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The New School Year – By The Numbers

Victoria/Fraser Valley – This is what the new school year looks like – by the numbers. Remember this is the media release from the Province of BC. School Districts and Parents may have a different view of the 2016-2017 School Year:

The following facts provide a snapshot of British Columbia’s education system, which has 1,578 public schools and 350 independent schools:


  • More than half a million students will head back to public school this September.
  • Education funding is at record levels.
  • Students are completing high school at a rate almost 10% higher than they were in 2001.
  • Class sizes remain low and stable. Only 2% of classes have more than 30 students.


  • This coming school year (2016-17), total funding to school districts will reach $5.10 billion – up 32% since 2000-01.
  • The average per-pupil funding is now an estimated $8,963, an increase of 42% since 2000-01.
  • Last school year, total funding for all students (public and independent) with special needs was approximately $920 million.
  • This year, school districts will receive $52 million through CommunityLINK, which helps them fund programs to support vulnerable children and youth. Districts use this funding to fund breakfast and lunch programs, inner-city and community school programs, as well as school-based support workers and counselling.
  • Government has increased the Learning Improvement Fund (LIF) allocation to school districts by more than 66% since 2013-14 – to $100 million in 2016-17. The LIF was established to address complex classroom needs and ensure learning conditions are appropriate for all students.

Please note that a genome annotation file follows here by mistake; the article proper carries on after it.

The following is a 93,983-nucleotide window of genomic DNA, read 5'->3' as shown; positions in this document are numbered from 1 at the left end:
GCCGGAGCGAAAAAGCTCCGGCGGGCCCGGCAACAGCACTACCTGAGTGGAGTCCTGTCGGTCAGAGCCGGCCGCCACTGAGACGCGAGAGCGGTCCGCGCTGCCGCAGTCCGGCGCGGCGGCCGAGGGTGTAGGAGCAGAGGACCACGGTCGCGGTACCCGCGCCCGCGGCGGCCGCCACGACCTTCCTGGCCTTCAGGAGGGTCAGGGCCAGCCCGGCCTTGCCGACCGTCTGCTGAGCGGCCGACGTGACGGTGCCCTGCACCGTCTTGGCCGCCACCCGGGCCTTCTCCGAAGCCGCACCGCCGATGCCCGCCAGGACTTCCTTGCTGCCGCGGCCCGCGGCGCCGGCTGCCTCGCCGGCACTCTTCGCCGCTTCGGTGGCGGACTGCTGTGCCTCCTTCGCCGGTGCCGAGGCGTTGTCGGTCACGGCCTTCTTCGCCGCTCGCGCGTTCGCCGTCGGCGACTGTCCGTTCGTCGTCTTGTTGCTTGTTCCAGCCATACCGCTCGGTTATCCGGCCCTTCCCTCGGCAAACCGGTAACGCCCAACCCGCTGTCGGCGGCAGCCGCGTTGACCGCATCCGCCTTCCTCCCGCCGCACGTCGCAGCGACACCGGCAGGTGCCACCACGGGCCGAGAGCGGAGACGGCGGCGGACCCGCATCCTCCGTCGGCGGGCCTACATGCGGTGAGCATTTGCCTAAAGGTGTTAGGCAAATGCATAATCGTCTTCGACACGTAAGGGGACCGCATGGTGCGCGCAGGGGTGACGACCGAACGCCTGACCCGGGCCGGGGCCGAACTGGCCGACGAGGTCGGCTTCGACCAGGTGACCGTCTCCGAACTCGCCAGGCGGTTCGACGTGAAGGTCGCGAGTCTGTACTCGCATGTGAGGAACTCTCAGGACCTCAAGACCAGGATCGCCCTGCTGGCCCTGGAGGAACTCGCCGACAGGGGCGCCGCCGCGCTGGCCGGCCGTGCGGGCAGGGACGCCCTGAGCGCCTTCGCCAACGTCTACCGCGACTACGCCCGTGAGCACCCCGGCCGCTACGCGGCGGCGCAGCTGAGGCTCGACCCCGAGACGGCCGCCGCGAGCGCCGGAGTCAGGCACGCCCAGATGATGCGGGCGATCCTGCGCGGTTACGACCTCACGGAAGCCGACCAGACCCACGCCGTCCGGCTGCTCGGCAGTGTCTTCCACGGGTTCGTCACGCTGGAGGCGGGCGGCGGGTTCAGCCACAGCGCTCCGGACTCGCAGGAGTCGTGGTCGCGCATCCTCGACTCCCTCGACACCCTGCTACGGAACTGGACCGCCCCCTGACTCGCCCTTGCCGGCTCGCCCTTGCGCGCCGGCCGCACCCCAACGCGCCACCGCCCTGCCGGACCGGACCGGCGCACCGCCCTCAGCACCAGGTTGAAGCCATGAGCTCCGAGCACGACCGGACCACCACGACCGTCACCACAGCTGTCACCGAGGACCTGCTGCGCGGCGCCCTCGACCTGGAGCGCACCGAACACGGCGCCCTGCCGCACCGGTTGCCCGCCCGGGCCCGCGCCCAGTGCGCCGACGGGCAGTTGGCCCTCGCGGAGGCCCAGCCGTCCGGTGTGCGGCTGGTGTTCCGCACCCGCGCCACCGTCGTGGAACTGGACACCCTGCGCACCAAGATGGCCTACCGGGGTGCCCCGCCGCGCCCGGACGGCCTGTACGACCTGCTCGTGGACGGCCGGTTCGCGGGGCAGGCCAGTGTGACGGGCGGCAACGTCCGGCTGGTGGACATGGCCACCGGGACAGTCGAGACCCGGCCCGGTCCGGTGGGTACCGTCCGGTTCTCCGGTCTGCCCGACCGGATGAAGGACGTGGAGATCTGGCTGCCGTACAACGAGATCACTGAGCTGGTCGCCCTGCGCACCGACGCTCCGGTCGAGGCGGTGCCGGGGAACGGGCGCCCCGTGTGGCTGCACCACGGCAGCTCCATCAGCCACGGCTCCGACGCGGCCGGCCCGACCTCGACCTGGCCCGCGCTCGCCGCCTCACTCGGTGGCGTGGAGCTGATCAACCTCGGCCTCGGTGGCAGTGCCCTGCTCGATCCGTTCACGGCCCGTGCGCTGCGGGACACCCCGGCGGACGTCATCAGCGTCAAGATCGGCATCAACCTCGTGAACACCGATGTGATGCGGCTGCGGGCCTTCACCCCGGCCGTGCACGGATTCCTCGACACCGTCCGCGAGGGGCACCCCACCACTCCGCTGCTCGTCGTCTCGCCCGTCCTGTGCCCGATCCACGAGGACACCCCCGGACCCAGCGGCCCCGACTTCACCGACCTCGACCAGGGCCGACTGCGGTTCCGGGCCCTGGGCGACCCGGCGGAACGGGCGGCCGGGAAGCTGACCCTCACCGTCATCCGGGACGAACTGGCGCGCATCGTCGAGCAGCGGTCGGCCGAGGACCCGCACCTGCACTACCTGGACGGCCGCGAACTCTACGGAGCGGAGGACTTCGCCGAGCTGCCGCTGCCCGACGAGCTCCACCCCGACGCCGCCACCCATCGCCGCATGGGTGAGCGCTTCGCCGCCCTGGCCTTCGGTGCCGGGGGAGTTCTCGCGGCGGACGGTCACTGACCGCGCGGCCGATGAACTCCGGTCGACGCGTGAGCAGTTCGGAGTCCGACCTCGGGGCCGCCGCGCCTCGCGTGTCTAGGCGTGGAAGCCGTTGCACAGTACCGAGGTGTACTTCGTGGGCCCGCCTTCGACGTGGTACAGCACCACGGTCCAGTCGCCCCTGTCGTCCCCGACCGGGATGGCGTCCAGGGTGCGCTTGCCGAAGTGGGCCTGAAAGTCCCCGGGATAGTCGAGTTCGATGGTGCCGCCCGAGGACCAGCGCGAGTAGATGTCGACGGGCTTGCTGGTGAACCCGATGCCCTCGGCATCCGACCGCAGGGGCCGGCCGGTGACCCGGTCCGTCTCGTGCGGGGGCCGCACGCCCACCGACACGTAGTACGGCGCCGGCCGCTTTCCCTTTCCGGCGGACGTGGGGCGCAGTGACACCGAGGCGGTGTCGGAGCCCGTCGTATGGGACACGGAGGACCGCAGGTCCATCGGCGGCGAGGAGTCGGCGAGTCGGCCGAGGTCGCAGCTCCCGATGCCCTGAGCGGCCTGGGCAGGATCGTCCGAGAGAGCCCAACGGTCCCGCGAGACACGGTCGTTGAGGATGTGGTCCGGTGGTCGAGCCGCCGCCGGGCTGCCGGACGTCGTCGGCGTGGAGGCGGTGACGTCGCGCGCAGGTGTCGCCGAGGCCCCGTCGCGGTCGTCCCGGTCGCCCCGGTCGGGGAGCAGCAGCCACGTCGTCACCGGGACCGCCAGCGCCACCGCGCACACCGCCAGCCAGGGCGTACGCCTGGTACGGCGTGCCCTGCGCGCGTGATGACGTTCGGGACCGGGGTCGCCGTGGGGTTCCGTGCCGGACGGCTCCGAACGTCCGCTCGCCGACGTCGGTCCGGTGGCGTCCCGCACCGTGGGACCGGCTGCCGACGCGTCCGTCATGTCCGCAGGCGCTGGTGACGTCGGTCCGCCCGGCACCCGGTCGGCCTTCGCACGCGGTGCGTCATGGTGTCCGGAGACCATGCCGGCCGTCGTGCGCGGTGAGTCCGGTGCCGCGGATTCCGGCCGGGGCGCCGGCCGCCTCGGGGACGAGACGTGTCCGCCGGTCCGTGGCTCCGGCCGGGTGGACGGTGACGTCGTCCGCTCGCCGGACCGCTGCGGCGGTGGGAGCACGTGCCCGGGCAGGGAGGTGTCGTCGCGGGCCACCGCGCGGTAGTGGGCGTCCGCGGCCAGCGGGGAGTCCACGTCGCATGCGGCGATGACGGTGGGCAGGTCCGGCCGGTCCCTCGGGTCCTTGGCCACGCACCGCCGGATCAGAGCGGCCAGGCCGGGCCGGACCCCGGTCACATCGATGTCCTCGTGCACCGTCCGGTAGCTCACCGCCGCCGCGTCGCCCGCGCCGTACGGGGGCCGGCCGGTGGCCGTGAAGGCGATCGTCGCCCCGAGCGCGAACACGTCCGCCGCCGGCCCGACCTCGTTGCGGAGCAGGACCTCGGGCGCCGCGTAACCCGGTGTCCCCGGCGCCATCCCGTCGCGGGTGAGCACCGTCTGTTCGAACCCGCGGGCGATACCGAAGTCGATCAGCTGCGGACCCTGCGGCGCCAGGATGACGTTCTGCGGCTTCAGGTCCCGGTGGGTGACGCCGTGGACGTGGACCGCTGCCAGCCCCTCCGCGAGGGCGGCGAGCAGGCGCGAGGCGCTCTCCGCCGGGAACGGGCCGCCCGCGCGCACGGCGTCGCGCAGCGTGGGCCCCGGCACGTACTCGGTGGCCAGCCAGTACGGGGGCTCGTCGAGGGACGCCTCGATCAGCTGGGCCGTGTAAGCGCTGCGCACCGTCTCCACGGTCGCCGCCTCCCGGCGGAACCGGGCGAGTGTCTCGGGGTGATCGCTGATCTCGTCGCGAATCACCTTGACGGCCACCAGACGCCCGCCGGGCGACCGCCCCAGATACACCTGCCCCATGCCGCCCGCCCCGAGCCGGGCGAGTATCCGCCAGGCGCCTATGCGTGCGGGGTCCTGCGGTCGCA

• Under the new agreement with teachers, LIF will be maintained at $100 million in each of the next two years, and will rise to more than $106 million in 2018-19.
  • Government has flowed extra funding to districts since Budget 2016:
    • $25 million of administrative savings returned to school districts to invest in students.
    • $2 million Rural Education Enhancement Fund to help keep schools open.
    • $28 million to ensure enrolment increases and labour settlements are covered.
    • $6 million to train teachers on coding and new curriculum and to buy computers.
  • This past school year (2015-16), districts used the LIF to hire:
    • 313 new full-time teachers
    • 848 new part-time teachers
    • 44 new full-time support staff
    • 198 new part- time support staff
    • Increase the teaching time hours of 611 teachers from part-time to full-time.
    • Increase time hours of 2,843 support staff from part-time to full-time.


  • Estimated 528,689 full-time public school students this September.
  • The ministry estimates an increase of about 2,900 students.
  • Since 2000-01, there has been a decrease of:
    • about 60,000 students in public and independent schools. OR
    • about 79,000 students in public schools .

(NOTE: Independent school students are up by 21,000 in same time period)

  • Estimated 60,359 English Language Learning (ELL) students – 461 more than last year.
  • Estimated 57,351 Aboriginal students – 345 more than last year.
  • Estimated 27,260 students with special needs (eligible for supplemental funding) – 627 more than in last year.
  • Estimated 3,327 non-graduated adult students – 92 fewer than last year.
  • Over 69,700 students took at least one online (distributed learning) course in 2015-16. That compares to approximately 33,000 students in 2006-07.


  • The provincial six-year completion rate has increased by more than 9.7% since 2000-01 and was at 83.9% in 2014-15 (public and independent schools). Over that same period:
  • The six-year completion rate for Aboriginal students has increased by 48.9% and now is at 63%;
  • The six-year completion rate for ELL students has increased by 11.9% and now is at 86.2%;
  • The six-year completion rate for students with special needs (not including gifted) has increased by 97.3% and now is at 65.9%.


  • Budget 2016 provides $1.7 billion over three years to replace aging facilities, build more student spaces in growing communities and improve school seismic safety.
  • Since 2001, government has built 48 new schools, replaced 70 aging schools, expanded 186 schools and seismically upgraded 153 schools.